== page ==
Warning: This chapter mentions the heavy topic of miscarriage/pregnancy loss. If those are sensitive subjects for you, please proceed with caution.
I still can’t believe how the time has flown… It’s kind of funny how quickly all these anniversaries can creep up on you. Every year, it feels like they come faster and faster. Kinda piling up out of nowhere.
There are lots of good ones, of course. Like birthdays (We just had Harper and Tante Joce’s a few weeks ago, and my 41st is in just a couple months… yikes!) or wedding anniversaries (it’ll be eight years for me and Hope in August!).
But there are some not-so-great ones too. And they’re just as important as the good ones, aren’t they?
It’s been five years since we had to say hello and goodbye to our little boy in the very same breath. It’s always such a difficult day for me and Hope… But we don’t really like talking about it. To anyone, really. They just don’t understand.
Even after all this time, it still hurts. And it’s still so damn frustrating when people don’t get it, y’know? I mean, we never even told anyone outside our families about the first baby we lost, since it was so early on. And sometimes I kind of wish we did. Why should we have to keep it some big secret from everyone?
The second time was so different though. We couldn’t keep it a secret, even if we wanted to. And I don’t think anyone really knew how to react. They still don’t. And that’s why we barely talk about it.
One of the most frustrating things is when they assume that just because we have Harper now, it somehow erases all the pain we felt about losing Levi. Or that losing him at nineteen weeks somehow changes things. He was technically a miscarriage, sure. But this was so much different than our first one. We knew he was a little boy. We picked out a name for him. We started buying baby clothes. We could feel him kicking and moving. He was already a part of our family.
I think the worst part was that even after we knew he was gone, Hope still had to deliver him. That was the most horrific day of our entire lives. But at least we got to hold him in our arms and say our goodbyes before they took him away.
We ended up spreading his ashes out at the Bluffs so he could be with Mama and Papa. That little heart in our bedroom is all we have left of him.
Harper’s too young to understand any of this, of course. But I hope someday we can explain to her just what a miracle she truly is. And everything we had to go through to get where we are today.
The pain and guilt of learning we couldn’t have a baby without help. The years of drugs and fertility treatments. The pain of losing our son before he even had a chance to be born. The heartache and struggling we had to endure just to get pregnant again. The fear and uncertainty waiting to reach that nineteen-week mark. The pain of losing grandpa before he had a chance to meet our little girl. And the terror and dread we felt that night Hope went into labor, barely twenty-seven weeks into her pregnancy…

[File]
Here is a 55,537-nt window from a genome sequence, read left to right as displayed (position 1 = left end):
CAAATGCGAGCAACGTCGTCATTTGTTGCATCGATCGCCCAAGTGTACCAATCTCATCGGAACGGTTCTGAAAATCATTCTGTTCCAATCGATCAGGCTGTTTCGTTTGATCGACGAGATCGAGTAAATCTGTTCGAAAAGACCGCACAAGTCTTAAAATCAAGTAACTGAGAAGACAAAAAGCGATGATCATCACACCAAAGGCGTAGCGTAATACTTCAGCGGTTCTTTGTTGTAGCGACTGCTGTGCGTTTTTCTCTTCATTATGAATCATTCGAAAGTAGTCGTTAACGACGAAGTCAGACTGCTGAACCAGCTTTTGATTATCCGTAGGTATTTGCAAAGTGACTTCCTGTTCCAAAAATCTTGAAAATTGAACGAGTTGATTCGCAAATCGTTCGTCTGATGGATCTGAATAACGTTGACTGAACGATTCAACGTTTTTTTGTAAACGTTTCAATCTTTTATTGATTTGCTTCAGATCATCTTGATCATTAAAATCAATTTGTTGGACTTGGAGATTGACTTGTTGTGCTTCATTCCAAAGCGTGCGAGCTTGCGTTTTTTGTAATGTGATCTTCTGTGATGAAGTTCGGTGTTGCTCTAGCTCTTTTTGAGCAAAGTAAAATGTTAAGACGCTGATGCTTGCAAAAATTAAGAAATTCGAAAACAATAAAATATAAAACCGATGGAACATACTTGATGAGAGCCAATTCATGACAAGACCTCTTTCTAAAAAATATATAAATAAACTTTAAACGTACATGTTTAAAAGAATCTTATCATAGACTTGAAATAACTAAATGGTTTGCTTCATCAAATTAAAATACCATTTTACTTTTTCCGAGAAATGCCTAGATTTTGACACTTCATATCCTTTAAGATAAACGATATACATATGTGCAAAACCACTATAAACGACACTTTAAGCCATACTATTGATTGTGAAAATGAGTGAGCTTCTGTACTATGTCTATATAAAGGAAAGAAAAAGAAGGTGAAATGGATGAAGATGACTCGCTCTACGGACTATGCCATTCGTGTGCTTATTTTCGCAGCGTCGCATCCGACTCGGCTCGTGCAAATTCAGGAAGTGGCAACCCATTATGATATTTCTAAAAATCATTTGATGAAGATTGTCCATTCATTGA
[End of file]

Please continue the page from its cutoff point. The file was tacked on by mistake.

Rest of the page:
Our little girl is everything to us. Everything. The most precious thing in our lives. I know every parent feels that way about their kid, but after everything Hope and I went through to have her… It just feels different, I guess. And someday, we’ll help her understand that.
But not yet. She’s still way too young. So last night, when Hope told me Harper had been asking questions, I was relieved to hear that she didn’t tell her anything.
But our curious little girl can’t be stopped that easily, I guess. Today we’ve had to deal with a whole new line of questioning from Harper… About Oma.
Yesterday was painful enough already, but getting that call from Tante Joce made it even worse. She told me Oma fell yesterday morning. I guess she got kind of confused and went outside. She tripped down the back steps. Thank God Opa found her so quickly.
We went and visited today. She was really tired, but she still managed to talk to us. And she seemed in pretty good spirits, all things considered. The doctors say she can probably go home in a couple days.
And we’re all so relieved she’s okay, but this whole thing just makes me so damn worried. She was lucky not to have any lasting physical effects from her stroke last year… But her mind is a different story.
I can see the toll this is already starting to take on Opa. I swear to God he’s aged about a decade in the last year alone. And poor Tante Joce has to stand by and watch her parents go through all this. It’s a nightmare. And what will happen when they’re gone?
I hate thinking about it, I really do. But it’s a fact we’ll have to face eventually. And I feel so sick imagining Tante Joce all alone in that house once Oma and Opa pass away. It’s bad enough already with just the three of them there. I can’t even imagine how terrible it will be for Tante Joce when she’s all alone.
Hope and I know all too well how painful it is to be alone in an empty house after you’ve suffered a loss. You’re surrounded by painful memories everywhere you look.
But at least we had each other. She’ll have no one. And I just wish there was something we could do to help…
But y’know, now that I think of it… Maybe there is.